Aristocracy was a term used to define a system of rule of a small group of people In Rome, the Republic consisted of an aristocracy as well as consuls, a senate, and a tribal assembly. The Republic ended with the death of Julius Caesar on March 15, 44 BC. Later, aristocracies primarily consisted of an elite aristocratic class, privileged by birth and often by wealth.
Since the French Revolution, aristocracy has generally been contrasted with democracy, in which all citizens hold some form of political power. However, this distinction is often oversimplified.
In Leviathan, Thomas Hobbes describes an Ancient Greek Aristocracy as a commonwealth in which the representative of the people is an assembly part. Simply put, a government when only a certain part of the general public can represent the public.Modern depictions of Aristocracy regard it not as a legitimate Aristocracy (rule by the best) but rather as a plutocracy (rule by the wealthy). This would basically adhere to Karl Marx’s principle of the haves ruling over the have-nots due to money giving them the ability to dominate.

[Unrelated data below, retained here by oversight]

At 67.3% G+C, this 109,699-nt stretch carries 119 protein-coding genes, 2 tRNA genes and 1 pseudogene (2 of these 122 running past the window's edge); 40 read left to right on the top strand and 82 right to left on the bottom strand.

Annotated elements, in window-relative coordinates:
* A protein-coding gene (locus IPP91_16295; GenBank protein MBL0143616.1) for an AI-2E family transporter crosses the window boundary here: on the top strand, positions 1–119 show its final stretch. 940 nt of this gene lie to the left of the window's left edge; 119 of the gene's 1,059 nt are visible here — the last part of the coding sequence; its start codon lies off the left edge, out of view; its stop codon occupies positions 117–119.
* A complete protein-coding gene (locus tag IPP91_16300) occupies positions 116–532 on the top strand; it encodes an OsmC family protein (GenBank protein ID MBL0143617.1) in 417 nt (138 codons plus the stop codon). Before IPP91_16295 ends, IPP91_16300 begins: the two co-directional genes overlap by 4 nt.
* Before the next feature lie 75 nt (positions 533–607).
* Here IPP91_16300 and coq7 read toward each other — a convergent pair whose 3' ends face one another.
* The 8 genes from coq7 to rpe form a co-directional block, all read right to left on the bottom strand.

What is Aristocracy?
An aristocracy is a form of government where a small group of people known as aristocrats are the sole custodian of political power. These aristocrats enjoy special privileges in the society and economy, and their authority generally comes from birth as these posts are mostly hereditary.
It can be individual aristocrats enjoying political power in a particular region or it can be a group of aristocrats controlling the politics of a certain place together which can also be called an oligarchy.
What did Aristocracy mean in Ancient Greece?
The term was derived from the Greek word aristocrat, meaning “rule of the best”. The concept evolved in Ancient Greece, whereby a council of famous citizens was commonly used and contrasted with “direct monarchy” in which an individual king held the power. The Ancient Greeks did not like the concept of monarchy, and as their democratic system fell, the aristocracy was upheld.
Although Aristocracy in Ancient Greece was proclaimed by famous Greek philosophers like Plato and Aristotle as the rule of the best. But in reality, it was the rule of a few where a group of people controlled its politics excluding the masses.